Sleep Apnea, Gout, and Obesity

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Sleep apnea is a disorder in which your breathing gets shallow or you momentarily stop breathing during the night. Each pause in breathing may last 20 seconds or more, and pauses can occur hundreds of times per night. Some researchers think that sleep apnea might lead to gout. However, the truth is that it's still too early to say.

What's the Link?

What scientists do know is that the two conditions are related. The worse your sleep apnea is, the higher the levels of uric acid in your blood. Why? When you have sleep apnea and stop breathing during the night, you deprive your body of oxygen. Low levels of oxygen increase concentrations of purines—substances found in certain foods and in your body's tissues. When purine concentrations are high, so are levels of uric acid, because the body breaks down purines into uric acid.

While a buildup of uric acid doesn't mean you have gout, the disease can develop if uric acid crystals form and collect in your joints, resulting in inflammation.

Obesity May Play a Part

There's something else to consider: the role of obesity in sleep apnea and gout. People who are obese tend to have higher levels of uric acid in the blood, putting them at risk for gout. Meanwhile, excess weight increases the amount of tissue in your throat, which can block your airway during sleep and cause sleep apnea. This means that higher uric acid levels in people with sleep apnea may not be directly related to the sleep apnea. Instead, it may be due to obesity, which raises your risk for both conditions.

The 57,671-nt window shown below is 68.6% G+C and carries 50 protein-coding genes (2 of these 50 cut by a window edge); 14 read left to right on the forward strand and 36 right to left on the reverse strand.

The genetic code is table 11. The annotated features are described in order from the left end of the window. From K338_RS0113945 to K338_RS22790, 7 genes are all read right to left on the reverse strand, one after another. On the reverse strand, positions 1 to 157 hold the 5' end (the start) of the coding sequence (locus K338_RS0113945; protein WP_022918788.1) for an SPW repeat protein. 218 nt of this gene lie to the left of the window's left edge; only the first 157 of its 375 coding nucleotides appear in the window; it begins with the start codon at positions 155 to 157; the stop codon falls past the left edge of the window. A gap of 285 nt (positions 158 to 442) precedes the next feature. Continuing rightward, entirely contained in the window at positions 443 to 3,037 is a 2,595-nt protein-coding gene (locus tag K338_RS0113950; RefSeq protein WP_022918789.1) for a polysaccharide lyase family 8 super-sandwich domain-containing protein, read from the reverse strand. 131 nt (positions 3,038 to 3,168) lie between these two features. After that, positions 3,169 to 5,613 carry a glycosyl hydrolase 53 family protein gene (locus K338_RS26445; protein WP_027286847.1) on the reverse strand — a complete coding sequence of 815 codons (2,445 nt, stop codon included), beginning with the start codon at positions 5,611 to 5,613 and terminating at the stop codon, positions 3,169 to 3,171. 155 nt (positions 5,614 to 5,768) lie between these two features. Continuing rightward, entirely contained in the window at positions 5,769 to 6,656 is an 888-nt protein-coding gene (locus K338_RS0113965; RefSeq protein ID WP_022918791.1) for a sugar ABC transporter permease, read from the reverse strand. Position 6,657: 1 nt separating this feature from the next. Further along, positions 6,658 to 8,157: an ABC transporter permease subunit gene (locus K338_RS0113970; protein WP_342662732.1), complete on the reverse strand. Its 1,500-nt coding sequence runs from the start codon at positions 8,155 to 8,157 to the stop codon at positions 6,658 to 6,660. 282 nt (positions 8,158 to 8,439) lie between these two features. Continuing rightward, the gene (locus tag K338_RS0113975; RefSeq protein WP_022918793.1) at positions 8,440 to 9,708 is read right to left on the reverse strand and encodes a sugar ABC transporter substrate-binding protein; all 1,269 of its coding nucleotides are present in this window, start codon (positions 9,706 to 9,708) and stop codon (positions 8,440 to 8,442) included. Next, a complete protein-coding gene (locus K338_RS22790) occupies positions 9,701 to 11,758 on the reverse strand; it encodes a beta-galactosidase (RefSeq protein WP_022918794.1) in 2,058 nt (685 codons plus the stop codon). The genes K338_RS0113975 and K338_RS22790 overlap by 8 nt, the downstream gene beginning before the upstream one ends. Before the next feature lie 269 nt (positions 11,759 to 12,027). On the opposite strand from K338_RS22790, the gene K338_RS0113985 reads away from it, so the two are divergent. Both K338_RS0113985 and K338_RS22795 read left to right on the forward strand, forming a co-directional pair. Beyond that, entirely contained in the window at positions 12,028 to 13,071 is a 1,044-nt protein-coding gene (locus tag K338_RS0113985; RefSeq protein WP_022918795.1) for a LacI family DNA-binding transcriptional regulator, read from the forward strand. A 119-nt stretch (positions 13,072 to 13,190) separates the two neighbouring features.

What Should You Do?

No matter the cause, if you have sleep apnea, gout, or both, discuss your symptoms with your doctor. Research shows that a treatment for sleep apnea called continuous positive airway pressure (CPAP), a machine that keeps your airway open during the night, also reduces uric acid levels. What's more, taking steps to lose weight—such as diet modification and exercise—can help improve sleep apnea and gout symptoms. 

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Medical Reviewer: William C. Lloyd III, MD, FACS
Last Review Date: 2018 Feb 27

  1. Garcia AR, et al. Blood Uric Acid Levels in Patients with Sleep-Disordered Breathing. Arch Bronconeumol. 2006;42(10):492-500.

  2. Abrams B. Sleep Apnea and Gout. Can Fam Physician. 2009; 55(3): 243–244.

  3. What Causes Sleep Apnea? National Institutes of Health. National Heart, Lung, and Blood Institute

  4. How Is Sleep Apnea Treated? National Institutes of Health. National Heart, Lung, and Blood Institute.

  5. Questions and Answers About Gout. National Institutes of Health. National Institute of Arthritis and Musculoskeletal and Skin Disease.    

  6. Sleep Apnea. MedlinePlus, U.S. National Library of Medicine.

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